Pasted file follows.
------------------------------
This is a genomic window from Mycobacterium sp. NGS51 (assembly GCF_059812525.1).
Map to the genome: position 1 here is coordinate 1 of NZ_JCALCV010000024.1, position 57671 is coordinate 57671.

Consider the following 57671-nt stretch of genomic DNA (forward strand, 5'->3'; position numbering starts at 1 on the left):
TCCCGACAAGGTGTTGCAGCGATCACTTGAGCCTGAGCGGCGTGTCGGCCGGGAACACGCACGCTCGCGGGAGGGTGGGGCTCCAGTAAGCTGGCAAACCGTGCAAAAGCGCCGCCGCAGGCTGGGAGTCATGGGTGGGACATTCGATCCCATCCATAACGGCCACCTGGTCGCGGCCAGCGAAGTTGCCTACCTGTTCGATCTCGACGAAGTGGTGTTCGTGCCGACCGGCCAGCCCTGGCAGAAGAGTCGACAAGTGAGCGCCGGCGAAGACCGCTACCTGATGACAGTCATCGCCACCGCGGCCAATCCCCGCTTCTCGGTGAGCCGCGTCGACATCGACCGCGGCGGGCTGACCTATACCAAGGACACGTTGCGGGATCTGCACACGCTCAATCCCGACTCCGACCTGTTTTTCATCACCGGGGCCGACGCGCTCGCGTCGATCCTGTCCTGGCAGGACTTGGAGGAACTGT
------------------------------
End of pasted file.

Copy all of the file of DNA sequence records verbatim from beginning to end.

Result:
This is a genomic window from Mycobacterium sp. NGS51 (assembly GCF_059812525.1).
Map to the genome: position 1 here is coordinate 1 of NZ_JCALCV010000024.1, position 57671 is coordinate 57671.

Consider the following 57671-nt stretch of genomic DNA (forward strand, 5'->3'; position numbering starts at 1 on the left):
TCCCGACAAGGTGTTGCAGCGATCACTTGAGCCTGAGCGGCGTGTCGGCCGGGAACACGCACGCTCGCGGGAGGGTGGGGCTCCAGTAAGCTGGCAAACCGTGCAAAAGCGCCGCCGCAGGCTGGGAGTCATGGGTGGGACATTCGATCCCATCCATAACGGCCACCTGGTCGCGGCCAGCGAAGTTGCCTACCTGTTCGATCTCGACGAAGTGGTGTTCGTGCCGACCGGCCAGCCCTGGCAGAAGAGTCGACAAGTGAGCGCCGGCGAAGACCGCTACCTGATGACAGTCATCGCCACCGCGGCCAATCCCCGCTTCTCGGTGAGCCGCGTCGACATCGACCGCGGCGGGCTGACCTATACCAAGGACACGTTGCGGGATCTGCACACGCTCAATCCCGACTCCGACCTGTTTTTCATCACCGGGGCCGACGCGCTCGCGTCGATCCTGTCCTGGCAGGACTTGGAGGAACTGT